Frank Underwood Is Too Weak To Sustain Another Season Of ‘House Of Cards’

Frank Underwood Is Too Weak To Sustain Another Season Of ‘House Of Cards’

As with all simple infatuations, my love for Frank Underwood has smoldered, doused by the ennui that marks season five. Kevin Spacey has no room to further develop the character.
Josh Herring
By

Wisdom cries out in the street: “How long, O simple, will you persist in your simplicity? How long, o fool, will you wallow in your folly?

Three years ago, I fell in love with Frank Underwood. Played by Kevin Spacey, this anti-hero is the protagonist of Netflix’s “House of Cards.” Season one combined great writing with superb acting, and I finished it changed by the show: “This must be how DC really works!” I told my wife.

Frank initially struck me as a modern Shakespearean villain. His understanding of human motivations and psychology mixed with his drive for power (superficially) resembles Iago, Shylock, or perhaps King Claudius.

Part of what drives Shakespeare to the heights of literature, however, is his balancing of humans’ desire for good with our capacity for evil. Frank has no desire for good. Why does he want power? Because he hubristically asserts he and he alone knows what to do with it! Lacking any goal or motivation beyond garnering more power, Spacey has no room to further develop the character.

There’s Nowhere for Frank Underwood to Go Now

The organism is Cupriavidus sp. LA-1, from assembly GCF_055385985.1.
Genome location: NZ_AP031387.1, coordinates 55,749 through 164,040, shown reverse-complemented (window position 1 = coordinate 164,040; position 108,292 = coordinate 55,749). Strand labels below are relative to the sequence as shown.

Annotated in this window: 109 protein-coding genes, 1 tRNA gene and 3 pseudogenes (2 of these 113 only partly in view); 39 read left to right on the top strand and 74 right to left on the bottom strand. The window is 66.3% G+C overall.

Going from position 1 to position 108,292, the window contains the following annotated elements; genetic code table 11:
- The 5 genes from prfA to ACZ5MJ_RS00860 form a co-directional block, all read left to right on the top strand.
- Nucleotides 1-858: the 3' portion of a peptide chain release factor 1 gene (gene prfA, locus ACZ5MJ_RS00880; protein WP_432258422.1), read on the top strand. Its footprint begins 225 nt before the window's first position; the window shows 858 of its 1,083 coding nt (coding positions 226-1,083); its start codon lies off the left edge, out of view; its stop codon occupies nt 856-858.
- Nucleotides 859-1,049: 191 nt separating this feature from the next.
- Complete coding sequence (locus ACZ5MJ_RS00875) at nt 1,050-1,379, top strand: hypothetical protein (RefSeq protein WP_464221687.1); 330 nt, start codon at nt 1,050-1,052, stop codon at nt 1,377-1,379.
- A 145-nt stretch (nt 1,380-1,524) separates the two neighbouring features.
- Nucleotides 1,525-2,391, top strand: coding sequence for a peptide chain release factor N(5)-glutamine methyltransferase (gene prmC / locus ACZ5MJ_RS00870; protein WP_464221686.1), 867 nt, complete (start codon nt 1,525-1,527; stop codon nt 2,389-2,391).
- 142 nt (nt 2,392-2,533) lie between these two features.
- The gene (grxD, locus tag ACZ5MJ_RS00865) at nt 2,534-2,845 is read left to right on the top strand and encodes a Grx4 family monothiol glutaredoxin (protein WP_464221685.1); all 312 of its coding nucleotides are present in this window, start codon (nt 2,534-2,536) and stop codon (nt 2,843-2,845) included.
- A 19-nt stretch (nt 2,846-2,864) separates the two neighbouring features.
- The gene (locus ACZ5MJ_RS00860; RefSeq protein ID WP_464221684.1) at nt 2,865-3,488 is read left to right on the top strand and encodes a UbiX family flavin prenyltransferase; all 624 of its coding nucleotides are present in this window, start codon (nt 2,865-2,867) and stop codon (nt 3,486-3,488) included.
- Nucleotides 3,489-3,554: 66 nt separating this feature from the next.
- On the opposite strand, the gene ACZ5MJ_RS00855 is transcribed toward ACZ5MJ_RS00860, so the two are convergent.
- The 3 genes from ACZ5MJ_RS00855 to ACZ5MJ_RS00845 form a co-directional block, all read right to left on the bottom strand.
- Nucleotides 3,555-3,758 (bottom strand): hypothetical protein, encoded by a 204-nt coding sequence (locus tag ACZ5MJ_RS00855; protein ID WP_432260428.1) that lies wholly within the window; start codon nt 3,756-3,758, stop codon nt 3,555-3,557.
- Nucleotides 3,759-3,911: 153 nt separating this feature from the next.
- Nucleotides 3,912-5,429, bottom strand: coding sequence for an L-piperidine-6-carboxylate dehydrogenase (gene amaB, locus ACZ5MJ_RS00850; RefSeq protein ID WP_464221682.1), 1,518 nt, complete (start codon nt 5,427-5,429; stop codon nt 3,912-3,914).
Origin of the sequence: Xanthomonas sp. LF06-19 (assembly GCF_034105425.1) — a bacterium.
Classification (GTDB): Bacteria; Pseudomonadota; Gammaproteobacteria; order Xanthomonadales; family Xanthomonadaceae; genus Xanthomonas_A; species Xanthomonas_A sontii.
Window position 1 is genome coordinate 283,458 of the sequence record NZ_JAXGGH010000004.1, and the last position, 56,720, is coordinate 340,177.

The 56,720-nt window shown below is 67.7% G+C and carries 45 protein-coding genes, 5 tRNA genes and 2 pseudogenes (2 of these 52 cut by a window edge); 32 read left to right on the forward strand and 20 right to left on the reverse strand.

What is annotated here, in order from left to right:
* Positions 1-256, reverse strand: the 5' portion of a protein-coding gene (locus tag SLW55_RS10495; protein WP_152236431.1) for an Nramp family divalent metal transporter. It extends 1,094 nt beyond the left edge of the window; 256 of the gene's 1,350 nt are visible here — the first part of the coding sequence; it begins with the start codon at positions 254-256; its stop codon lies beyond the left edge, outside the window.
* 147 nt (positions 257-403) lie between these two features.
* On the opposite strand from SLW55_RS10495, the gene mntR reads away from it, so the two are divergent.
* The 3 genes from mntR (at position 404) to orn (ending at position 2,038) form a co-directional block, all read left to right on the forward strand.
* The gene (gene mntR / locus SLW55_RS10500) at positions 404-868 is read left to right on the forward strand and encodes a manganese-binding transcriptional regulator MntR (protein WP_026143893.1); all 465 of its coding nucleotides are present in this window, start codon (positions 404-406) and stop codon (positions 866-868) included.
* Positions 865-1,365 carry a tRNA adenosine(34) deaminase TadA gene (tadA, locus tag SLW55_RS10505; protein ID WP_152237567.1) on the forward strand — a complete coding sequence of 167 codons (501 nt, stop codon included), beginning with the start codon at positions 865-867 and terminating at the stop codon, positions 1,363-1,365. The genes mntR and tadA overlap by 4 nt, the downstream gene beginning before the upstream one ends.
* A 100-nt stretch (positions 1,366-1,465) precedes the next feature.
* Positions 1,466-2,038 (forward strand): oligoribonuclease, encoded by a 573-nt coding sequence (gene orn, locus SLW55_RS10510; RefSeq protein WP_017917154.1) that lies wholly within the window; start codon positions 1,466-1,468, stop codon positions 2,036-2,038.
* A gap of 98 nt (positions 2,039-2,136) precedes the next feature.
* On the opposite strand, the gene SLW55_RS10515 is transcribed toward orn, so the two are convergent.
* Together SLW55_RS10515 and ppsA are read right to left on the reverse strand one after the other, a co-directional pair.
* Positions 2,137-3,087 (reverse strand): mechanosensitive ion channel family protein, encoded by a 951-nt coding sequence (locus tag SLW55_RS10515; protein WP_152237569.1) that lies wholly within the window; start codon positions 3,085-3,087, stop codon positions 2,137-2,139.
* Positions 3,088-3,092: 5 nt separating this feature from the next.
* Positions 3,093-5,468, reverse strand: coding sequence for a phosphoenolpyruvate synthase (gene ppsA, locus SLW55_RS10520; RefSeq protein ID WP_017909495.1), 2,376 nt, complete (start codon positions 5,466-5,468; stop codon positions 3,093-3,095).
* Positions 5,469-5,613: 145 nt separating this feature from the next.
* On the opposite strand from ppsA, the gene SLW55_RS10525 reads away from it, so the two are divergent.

As with all simple infatuations, my love for Underwood has smoldered, doused by the ennui that marks season five. Once again, Frank’s quest for power has been checked; once again, his response is to assemble a web of lies, secrets, and threats to destroy anyone who opposes him. Claire Underwood, played by Robin Wright, joins Frank as the second spider constructing each web. The acting is still stellar, the script rings with bright lines, the show still resonates as a commentary on evil rising to power. Why, then, do I no longer love the show?

Season five suffers from a fatal malady: there is no creativity to Frank’s evil. As any experienced pastor will confirm, people sin in a predictable number of ways. The Underwoods have already enacted this drama; back in season one, Frank wanted to be become vice president. In seasons two through four, he continued his manipulations to achieve the presidency. By the end of season four, his goal became re-election.

Predictably, season five turns on Frank’s scheming to win re-election by any means possible, showing Frank dreaming of fascist-style continual re-elections in 2020, 2024, 2028, 2032, and so on. Frank has nowhere else to sink or grow as a character; his tricks have become stale, and, by episode seven of season five, Frank’s only hope of staying in power lies in the incompetency of his opponents.

There’s Nothing More to Frank than Power Hunger

Season five leaves me with two conclusions. First, “House of Cards” descended from a great show in season one to mediocrity in season five, and serves as a cautionary tale showing why a network should end a storyline when the tale is complete. The revival of the BBC’s “Doctor Who” and its use of the “regeneration” plot device to introduce new actors into the title role illustrates one way around this difficulty in storytelling—either by ending a story or beginning it anew, serial storytelling has to wrestle with this problem.